The white proxy card or the blue one?
That is the question Chico’s FAS Inc. shareholders will have to have figured out by the time the company holds its annual shareholders’ meeting next month. Each colored card represents a separate and distinct slate of nominees standing for election to Chico’s board.
The women’s specialty chain and activist investor Barington Capital Group are in the midst of a proxy fight, with each side supporting its own slate of nominees to stand for election to the company’s board. The annual meeting is scheduled for July 21. The hedge fund owns a 1.5 percent stake in the outstanding shares of Chico’s.
Chico’s earlier this month sent a letter to its shareholders, highlighting the strategic plan the company is executing on under the direction of new chief executive officer Shelley Broader — she joined the company in December — and the extent of cost-cutting initiatives implemented so far during her first three months as ceo. The cost-cutting plans to date are expected to generate between $65 million to $85 million in annual savings.
In its letter, Chico’s urged shareholders to vote for the white proxy card, which has its slate of four nominees. Broader is standing for election, as well as Janice Fields, an independent director on Chico’s board and the former president of McDonald’s USA LLC. Two board seats will be vacated by current directors, former ceo David Dyer and Verna Gibson, who will retire when their current terms expire on the day of the annual meeting. To fill the two expected vacancies, the retailer is nominating Bonnie Brooks, vice chairman of Hudson’s Bay Co. and Bill Simon, former president and ceo of Wal-Mart U.S.
Barington believes it has ideas that can help the specialty chain — ones that could improve operations that might boost the stock price to the $26-a-share range over a three-year period. Shares of Chico’s has been trading in the $10.70 range. Giving that it wants to be heard, a seat at the boardroom table is a necessity for the hedge fund. In its letter, Barington also made a point of noting that it has a “16-year record of working with underperforming companies to help improve their operations, profitability, strategic focus and corporate governance.” It also noted some of its prior retail and apparel investments, such as Dillard’s, The Children’s Place, The Jones Group, Warnaco and Nautica.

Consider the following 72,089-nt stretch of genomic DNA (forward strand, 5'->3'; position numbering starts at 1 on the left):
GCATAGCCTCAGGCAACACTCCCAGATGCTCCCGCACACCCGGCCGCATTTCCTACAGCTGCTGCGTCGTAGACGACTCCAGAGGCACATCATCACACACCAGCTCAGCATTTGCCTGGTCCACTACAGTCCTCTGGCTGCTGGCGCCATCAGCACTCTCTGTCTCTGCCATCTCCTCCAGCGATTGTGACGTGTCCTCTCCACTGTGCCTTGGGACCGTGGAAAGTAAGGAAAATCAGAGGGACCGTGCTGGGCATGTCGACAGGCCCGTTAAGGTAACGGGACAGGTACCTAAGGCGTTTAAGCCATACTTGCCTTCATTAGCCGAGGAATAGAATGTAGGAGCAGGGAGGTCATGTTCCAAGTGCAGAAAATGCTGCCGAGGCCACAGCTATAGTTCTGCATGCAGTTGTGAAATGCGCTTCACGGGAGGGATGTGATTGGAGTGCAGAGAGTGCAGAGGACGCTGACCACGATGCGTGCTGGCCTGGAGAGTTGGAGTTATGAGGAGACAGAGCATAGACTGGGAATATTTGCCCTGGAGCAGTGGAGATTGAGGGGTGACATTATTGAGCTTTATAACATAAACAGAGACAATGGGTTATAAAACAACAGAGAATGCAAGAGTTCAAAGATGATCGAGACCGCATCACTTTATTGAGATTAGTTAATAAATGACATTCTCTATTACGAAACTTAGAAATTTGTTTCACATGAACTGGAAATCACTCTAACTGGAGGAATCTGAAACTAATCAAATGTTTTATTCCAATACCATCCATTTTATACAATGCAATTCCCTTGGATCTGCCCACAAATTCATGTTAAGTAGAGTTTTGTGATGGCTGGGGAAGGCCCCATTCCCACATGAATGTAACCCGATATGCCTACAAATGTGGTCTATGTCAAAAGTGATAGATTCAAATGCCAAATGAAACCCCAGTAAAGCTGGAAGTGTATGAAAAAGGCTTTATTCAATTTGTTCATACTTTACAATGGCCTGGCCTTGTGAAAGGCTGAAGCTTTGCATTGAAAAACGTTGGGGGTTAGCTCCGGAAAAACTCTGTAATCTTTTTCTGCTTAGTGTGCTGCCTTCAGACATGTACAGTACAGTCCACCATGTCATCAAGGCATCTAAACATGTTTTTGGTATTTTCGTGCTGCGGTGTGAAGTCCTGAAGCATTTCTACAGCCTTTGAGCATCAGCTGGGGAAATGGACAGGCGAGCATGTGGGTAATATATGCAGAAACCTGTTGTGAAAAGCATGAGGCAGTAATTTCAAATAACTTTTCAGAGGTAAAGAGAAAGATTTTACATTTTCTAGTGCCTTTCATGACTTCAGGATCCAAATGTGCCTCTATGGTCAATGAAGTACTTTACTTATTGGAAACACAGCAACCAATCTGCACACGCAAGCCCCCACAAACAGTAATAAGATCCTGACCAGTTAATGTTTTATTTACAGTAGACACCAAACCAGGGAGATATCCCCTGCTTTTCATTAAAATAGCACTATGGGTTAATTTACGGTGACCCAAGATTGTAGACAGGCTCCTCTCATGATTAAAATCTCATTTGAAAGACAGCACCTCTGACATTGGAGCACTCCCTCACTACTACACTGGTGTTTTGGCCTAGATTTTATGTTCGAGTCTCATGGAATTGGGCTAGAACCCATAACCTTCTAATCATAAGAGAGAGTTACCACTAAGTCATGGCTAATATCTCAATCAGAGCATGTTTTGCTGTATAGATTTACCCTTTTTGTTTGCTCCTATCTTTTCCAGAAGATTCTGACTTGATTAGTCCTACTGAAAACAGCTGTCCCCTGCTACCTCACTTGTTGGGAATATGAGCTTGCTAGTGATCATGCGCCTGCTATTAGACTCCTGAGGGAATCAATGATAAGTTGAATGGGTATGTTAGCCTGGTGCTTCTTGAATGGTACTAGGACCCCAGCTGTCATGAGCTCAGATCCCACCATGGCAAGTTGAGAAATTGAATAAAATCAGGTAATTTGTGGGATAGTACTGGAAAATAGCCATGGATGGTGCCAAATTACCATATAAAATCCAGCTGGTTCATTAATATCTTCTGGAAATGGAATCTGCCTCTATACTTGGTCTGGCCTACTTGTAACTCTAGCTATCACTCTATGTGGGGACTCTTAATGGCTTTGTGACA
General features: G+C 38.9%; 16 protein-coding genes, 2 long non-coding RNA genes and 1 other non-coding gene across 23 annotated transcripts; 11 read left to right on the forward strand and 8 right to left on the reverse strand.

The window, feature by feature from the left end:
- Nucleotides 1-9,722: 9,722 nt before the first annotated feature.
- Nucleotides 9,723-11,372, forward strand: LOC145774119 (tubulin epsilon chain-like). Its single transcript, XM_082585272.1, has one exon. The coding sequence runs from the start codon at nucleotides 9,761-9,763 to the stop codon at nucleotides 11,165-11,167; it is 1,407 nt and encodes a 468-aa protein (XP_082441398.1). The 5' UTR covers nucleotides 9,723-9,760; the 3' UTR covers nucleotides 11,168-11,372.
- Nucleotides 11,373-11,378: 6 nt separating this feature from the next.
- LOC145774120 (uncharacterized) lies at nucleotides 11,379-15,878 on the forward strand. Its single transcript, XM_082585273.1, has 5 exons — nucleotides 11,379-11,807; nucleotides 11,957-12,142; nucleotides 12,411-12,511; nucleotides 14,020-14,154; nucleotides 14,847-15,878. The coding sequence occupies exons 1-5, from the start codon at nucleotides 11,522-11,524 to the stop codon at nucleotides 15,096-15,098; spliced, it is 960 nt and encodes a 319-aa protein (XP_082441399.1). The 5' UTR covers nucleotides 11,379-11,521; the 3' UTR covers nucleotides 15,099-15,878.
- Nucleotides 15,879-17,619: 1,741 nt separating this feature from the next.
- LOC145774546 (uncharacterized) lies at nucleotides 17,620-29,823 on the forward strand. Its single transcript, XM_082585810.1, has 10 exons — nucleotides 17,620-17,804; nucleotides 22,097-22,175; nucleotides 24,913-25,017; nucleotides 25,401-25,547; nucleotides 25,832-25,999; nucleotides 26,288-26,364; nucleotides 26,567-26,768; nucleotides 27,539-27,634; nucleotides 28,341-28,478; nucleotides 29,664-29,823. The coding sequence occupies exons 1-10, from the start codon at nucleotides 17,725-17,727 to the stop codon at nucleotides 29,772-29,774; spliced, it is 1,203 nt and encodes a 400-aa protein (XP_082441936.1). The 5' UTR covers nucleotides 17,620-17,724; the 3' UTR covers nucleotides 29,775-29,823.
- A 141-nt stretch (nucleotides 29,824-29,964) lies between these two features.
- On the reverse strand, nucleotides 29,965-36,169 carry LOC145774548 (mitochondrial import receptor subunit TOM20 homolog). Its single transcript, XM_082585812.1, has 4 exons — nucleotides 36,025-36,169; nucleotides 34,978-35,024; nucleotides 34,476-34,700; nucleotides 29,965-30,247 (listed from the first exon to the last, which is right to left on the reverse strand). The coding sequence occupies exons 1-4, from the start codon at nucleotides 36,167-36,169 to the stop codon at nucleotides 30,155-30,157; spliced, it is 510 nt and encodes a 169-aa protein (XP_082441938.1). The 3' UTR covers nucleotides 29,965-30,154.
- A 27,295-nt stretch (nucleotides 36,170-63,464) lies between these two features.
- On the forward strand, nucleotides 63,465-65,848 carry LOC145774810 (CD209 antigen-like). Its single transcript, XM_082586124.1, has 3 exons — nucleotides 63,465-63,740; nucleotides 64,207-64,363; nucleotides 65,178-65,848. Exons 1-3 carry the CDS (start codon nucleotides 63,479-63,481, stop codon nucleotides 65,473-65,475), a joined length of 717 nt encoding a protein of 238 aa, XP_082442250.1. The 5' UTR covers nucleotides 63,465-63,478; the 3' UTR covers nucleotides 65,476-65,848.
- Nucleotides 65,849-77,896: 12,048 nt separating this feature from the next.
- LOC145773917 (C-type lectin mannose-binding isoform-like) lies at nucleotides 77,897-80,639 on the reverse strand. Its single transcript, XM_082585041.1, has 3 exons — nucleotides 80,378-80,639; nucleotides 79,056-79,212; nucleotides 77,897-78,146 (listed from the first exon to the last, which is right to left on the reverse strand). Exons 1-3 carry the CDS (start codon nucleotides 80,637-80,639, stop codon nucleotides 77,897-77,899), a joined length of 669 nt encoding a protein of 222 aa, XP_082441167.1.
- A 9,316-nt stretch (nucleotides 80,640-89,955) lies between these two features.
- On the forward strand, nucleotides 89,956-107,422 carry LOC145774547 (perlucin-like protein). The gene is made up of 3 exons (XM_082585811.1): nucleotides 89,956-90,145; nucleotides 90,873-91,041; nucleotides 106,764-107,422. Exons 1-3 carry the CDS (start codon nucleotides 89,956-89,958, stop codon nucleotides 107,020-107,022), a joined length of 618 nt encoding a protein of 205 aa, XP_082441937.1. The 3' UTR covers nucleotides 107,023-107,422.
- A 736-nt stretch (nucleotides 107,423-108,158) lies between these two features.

The activist firm, which has filed its definitive proxy statement, submitted two nominees to Chico’s board on the blue proxy card. One is Barington’s ceo James A. Mitarotonda, who has sat on some of the board’s the fund has invested in, such as The Jones Group. The other nominee is former Macy’s vice chairman Janet E. Grove. Barington noted that while Fields, the incumbent independent director, is highly knowledgeable about the fast food industry, that doesn’t compare with Grove’s “more than 40 years experience in the apparel industry,” nor her “merchandising experience as chairman and chief executive officer of Macy’s merchandising group.”
Barington’s June 13 letter, which summarized the other reasons for its proxy solicitation, noted that Chico’s shares are “down more than 30 percent over the past 12 months and have fallen approximately 78 percent from its all-time high of $48.99 in February 2006, wiping out almost $5 billion in market capitalization.” The letter also mentioned the $200-million-plus loss connected with the chain’s “disastrous acquisition of Boston Proper.” The company sold the business to private equity firm Brentwood Associates in January for around $10 million, but had acquired it in 2011 while under the leadership of former ceo David Dyer for $205 million.
While Barington reiterated its belief that the company has a long list of positive attributes — sizeble market share in an underserved market; high gross margins; strong cash flow — it also told shareholders that it wants their vote to put its two nominees on the board. The activist firm said that with the “long period of underperformance under the Chico’s board,” its nominees have the experience to “help unlock the company’s value potential and ensure that stockholder interests are protected.”